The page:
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Biomarker Roundup No. 2

October 2, 2014

Finger Blood Test for Malaria

Malaria diagnostic requires less blood and expertise
The parasitic disease malaria continues to be a major public health concern in tropical and subtropical countries. Currently, when healthcare providers diagnose malaria, they typically collect blood samples intravenously. The samples are stained to allow technicians to count the number of parasites present, and thus determine how severe the individual disease case is. However, this technique is prone to human error.

In an effort to create a simpler and more effective diagnostic for malaria, a team of scientists from the Singapore-MIT Alliance for Research and Technology found a way to use magnetic resonance relaxometry to measure the levels of hemozoin – a weakly paramagnetic substance and waste product of parasitic metabolism of hemoglobin – in blood samples. The diagnostic prototype for the device uses a 0.5 tesla magnet and is small enough to fit on a table or lab bench. It requires only 10 microliters of blood from a finger prick, thus making it less invasive than current, standard malaria diagnostics.

“There is real potential to make this into a field-deployable system, especially since you don’t need any kind of labels or dye. It’s based on a naturally occurring biomarker that does not require any biochemical processing of samples,” said senior researcher Jongyoon Han, whose study is published in the journal Nature Medicine.

The scientists are currently establishing a company to sell this device commercially.

Researchers find gene linked to diabetes
Public health experts understand that Type 2 diabetes may be a more prevalent problem for certain ethnic populations than for others. This knowledge is important because it can help health workers target their population management strategies surrounding Type 2 diabetes, a disease that raises the risk of cardiovascular disease and limb amputations.

Mexicans are among the most at-risk groups for Type 2 diabetes. To understand this risk better, a team of researchers from the Broad Institute, the National Institute of Nutrition and the Institute of Biomedical Research of the UNAM sequenced the DNA of more than 8,000 people of Mexican descent. Study participants either lived in Mexico City or Los Angeles, California.

Results showed that 30 percent of mestizo Mexicans and up to 50 percent of indigenous Mexicans carried a mutated version of the SLC16A11 gene. This gene was strongly linked to maturity-onset diabetes of the young. This information is important because it would allow health care providers to learn more about specific diabetes cases that are presented before them in the clinic, and thus make better treatment decisions. Instead of analyzing patients’ genes for various mutations, clinicians can focus solely on mutations in SLC16A11.

Study unveils new genetic mutations tied to prostate cancer
Research led by scientists from the Moffitt Cancer Center uncovered 23 new regions of the human genome that are linked to the risk of prostate cancer, as published in the journal Nature Genetics. This brings the number of genetic variants tied to the malignant disease to 100.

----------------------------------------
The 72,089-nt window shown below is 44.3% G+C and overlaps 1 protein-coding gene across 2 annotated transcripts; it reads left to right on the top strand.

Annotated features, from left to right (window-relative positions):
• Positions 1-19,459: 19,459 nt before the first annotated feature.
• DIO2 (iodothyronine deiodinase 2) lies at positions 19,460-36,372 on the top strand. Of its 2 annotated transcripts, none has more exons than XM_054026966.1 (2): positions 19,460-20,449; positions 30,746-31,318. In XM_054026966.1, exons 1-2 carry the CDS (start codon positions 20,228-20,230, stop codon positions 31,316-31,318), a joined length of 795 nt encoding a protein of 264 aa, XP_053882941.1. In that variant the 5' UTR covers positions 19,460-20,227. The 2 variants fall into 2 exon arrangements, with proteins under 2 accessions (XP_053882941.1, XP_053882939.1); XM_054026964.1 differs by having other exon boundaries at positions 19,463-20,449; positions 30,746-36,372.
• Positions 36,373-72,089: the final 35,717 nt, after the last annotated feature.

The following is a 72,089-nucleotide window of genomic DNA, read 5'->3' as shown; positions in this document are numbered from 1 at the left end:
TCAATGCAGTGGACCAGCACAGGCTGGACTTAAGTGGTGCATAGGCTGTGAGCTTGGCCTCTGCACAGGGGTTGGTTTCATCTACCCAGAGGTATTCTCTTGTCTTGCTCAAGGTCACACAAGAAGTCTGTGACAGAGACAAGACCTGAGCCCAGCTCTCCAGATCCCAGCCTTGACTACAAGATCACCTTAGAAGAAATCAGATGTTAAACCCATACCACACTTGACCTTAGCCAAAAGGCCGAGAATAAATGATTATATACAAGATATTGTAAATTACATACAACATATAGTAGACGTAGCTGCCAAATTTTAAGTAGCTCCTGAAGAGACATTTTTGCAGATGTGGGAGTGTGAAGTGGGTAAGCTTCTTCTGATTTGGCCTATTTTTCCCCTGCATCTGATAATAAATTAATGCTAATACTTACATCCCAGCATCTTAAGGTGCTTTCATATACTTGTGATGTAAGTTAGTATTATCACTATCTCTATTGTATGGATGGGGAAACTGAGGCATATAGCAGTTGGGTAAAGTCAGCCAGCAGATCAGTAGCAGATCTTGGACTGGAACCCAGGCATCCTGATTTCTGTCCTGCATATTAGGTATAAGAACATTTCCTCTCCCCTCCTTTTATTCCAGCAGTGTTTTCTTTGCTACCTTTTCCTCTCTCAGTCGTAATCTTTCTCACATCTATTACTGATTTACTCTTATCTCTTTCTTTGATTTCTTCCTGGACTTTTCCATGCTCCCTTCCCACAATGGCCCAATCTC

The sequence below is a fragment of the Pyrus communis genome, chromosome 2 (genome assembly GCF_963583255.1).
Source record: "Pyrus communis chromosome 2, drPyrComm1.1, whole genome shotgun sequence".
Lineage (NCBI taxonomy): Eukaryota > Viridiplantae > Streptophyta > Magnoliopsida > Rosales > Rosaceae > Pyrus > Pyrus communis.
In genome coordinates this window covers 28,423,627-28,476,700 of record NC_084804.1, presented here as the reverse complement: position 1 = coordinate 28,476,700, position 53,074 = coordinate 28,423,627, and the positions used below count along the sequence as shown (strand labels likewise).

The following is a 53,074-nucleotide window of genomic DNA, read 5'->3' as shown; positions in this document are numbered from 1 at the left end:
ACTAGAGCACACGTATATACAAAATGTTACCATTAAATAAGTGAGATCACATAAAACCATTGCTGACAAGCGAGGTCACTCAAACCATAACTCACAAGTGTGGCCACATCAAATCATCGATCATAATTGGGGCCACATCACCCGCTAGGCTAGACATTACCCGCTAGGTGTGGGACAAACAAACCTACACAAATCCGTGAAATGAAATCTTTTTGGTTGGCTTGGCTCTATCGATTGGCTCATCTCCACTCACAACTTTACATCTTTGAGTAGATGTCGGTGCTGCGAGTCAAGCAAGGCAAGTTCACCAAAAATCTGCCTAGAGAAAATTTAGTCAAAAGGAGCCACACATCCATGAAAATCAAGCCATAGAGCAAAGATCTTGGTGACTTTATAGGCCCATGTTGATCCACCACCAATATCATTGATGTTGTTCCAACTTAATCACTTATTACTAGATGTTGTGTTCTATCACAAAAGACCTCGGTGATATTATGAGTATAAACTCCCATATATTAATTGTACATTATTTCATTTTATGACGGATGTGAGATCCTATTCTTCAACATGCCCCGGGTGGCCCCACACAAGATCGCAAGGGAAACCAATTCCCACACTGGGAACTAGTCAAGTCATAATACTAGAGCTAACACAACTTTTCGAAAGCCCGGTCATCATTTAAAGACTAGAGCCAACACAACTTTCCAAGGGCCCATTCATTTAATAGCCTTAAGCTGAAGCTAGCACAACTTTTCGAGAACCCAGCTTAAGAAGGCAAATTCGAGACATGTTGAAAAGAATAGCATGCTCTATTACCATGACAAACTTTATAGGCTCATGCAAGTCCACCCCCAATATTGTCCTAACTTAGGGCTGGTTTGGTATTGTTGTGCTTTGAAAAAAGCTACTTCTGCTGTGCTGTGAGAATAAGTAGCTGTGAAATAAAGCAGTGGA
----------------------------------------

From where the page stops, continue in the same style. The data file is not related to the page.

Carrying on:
“This study gives us a more complete list of genetic factors that increase a man’s prostate cancer risk,” researcher Jong Park, Ph.D., said in a statement. “The goal is to now take this information and use it to develop a reliable test that can be used in addition to current screening methods.”

These results were based on the analysis of the genes of nearly 90,000 men, including those of European, Japanese, Latino and African descent.

Prostate cancer is the most commonly diagnosed non-skin malignancy found in men in the U.S., affecting about 1 in 6 males during their lifetime. The strongest risk factor is a family history of the disease.

Genetic tests can identify causes for individual cases of lupus
A team of scientists from Australian National University discovered that DNA sequencing is an effective way to identify the genetic causes of lupus, an autoimmune disease that affects 1 in 700 individuals in Australia. The study, published in the journal Arthritis and Rheumatology, centered on a 10-year-old-girl who suffered a stroke at the age of 4 as a result of lupus.

DNA sequencing tests revealed the patient had a mutated TREX1 gene, which led to abnormal production of interferon-alpha. Fortunately, there are clinical trials that aim to temper this process in adults. The patient herself, though, still needs to undergo steroid and immunosuppres​sive therapy.

In the meantime, the study authors point to their work as indicative of the potential of personalized medicine.

“We are optimistic that this represents proof of principle for a new approach to diagnosis and treatment of a range of complex immunological disease,” Matthew Cook, co-director of the Centre for Personalized Immunology at ANU, said in a statement.

This study opens the door for researchers to hunt for more gene mutations tied to lupus. Ultimately, though, it helps demonstrate the value of personalized medicine, in which treatment decisions are determined in part by patients’ genes.

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